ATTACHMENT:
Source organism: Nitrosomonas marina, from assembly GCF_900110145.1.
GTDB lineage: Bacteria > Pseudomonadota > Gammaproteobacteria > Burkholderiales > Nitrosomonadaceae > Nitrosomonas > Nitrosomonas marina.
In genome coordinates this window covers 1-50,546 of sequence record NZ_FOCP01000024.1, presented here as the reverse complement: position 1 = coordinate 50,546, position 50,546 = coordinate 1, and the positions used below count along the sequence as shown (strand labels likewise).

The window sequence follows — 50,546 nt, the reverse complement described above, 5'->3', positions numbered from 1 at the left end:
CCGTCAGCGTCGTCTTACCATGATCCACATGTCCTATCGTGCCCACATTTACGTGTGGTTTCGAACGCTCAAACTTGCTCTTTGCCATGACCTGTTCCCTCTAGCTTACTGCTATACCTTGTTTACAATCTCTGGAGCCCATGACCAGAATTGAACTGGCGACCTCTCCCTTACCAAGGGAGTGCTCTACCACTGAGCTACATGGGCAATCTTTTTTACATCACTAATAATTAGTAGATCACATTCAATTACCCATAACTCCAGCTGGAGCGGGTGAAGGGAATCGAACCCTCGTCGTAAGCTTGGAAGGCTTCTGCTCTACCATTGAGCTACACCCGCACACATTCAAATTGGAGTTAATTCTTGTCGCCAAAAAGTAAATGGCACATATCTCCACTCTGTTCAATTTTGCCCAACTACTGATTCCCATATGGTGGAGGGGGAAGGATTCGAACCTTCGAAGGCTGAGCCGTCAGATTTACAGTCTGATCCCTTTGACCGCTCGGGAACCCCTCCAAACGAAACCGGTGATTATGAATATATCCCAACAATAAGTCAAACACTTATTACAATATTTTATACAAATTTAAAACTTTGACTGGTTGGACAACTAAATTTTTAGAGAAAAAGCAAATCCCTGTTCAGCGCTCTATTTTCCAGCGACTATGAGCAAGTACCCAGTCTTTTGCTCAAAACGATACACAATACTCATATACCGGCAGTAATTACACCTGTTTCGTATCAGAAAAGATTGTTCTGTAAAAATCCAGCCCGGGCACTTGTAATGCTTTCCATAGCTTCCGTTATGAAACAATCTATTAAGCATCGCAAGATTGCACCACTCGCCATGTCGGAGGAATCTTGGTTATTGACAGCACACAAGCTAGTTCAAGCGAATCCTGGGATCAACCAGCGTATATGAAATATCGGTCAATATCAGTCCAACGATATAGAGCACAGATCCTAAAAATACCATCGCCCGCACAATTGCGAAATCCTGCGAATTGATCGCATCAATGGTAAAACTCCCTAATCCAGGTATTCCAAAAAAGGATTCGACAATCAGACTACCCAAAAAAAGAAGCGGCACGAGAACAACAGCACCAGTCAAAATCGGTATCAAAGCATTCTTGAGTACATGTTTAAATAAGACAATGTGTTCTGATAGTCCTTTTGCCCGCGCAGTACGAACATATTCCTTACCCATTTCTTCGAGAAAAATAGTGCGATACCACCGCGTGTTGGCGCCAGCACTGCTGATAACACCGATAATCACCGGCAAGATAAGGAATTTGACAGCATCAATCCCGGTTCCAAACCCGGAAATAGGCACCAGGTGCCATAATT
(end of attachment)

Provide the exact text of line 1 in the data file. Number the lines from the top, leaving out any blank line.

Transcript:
Source organism: Nitrosomonas marina, from assembly GCF_900110145.1.